This can take place in as little as 15 minutes, or draw out the power release over up to eight hours, for peak outputs between 1 and 20 MW. This shapes as a low-cost and long term energy solution, and Gravitricity is pressing ahead with construction of a prototype system, which will be tested out on completion in Edinburgh sometime in late 2021.
A touch of graphene for toughness
In June we looked at another example of a solid state battery, one with an impressive degree of durability. These devices swap out the liquid electrolyte for a solid one in hopes of achieving greater energy densities, but often this can lead to fracturing or corrosion of the battery.
A team of Brown University researchers sought a solution to this by turning to the wonder material graphene, which was added in small amounts to ceramic materials to form a solid electrolyte they claimed to be the toughest that anyone has ever made.
What's interesting about this bit of research is that graphene is highly conductive of electricity, which is not a desirable attribute for a battery electrolyte, which should conduct ions instead. But by keeping the concentration of graphene low enough, the team was able to find a sweet spot that prevented it from conducting electricity, but still offered supreme strength.
The world's fastest electrodes
All batteries contain a pair of electrodes, the cathode and anode, through which electrical current flows, and these are typically messy structures that require the charge-carrying ions to navigate a tangled, spaghetti-like maze on the way in and out. Ultracapacitor-maker Nawa introduced its own version of an electrode in October that offers a much more straightforward path.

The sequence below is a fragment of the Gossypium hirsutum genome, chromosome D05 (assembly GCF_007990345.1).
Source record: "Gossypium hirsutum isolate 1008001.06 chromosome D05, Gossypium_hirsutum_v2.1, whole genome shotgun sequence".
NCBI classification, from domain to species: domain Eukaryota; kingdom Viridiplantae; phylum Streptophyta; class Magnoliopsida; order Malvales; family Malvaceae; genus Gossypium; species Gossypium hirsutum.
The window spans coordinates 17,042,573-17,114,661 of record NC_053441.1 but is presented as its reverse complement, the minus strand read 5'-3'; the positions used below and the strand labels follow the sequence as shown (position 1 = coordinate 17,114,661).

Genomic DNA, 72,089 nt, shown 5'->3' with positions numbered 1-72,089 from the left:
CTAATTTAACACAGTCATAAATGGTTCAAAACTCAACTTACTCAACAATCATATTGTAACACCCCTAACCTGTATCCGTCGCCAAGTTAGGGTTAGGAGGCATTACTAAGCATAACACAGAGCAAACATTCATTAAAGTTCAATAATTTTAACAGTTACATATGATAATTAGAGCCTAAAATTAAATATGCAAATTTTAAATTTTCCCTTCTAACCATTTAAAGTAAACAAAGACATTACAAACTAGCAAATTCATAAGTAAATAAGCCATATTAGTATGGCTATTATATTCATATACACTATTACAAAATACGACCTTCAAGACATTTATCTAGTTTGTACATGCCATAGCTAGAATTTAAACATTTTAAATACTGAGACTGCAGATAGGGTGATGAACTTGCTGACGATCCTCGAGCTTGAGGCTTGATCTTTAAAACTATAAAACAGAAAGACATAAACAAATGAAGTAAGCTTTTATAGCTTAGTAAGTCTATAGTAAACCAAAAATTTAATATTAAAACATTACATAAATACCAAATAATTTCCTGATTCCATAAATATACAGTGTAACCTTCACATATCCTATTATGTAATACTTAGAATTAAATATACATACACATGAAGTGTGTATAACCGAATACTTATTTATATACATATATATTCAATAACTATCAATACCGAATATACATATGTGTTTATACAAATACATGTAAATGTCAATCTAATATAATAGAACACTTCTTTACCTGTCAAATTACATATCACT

The electrode consists of a vertically aligned structure resembling that of a hairbrush, with a hundred billion highly conductive carbon nanotubes sitting bolt upright and coated in active materials, such as lithium-ion. This basically creates an expressway for the traveling ions, enabling them to travel in and out of the battery in far more expedient fashion.
In practical terms, the company says its lightning-fast electrodes could increase the charge and discharge rates of a battery by ten times, possibly enabling a 0-80 percent charge in as little as five minutes. Energy density, meanwhile, could jump by a factor or two or three.
Nawa says its manufacturing process for these electrodes is cheap, and its confident it will be cost-competitive with existing electrodes. It expects the technology to be begin to enter the market in simpler forms in 2022, and then more advanced versions from 2023 onwards. It is currently in talks with a number of car companies to that end, and has lined up its first large-scale customer in French battery maker Saft.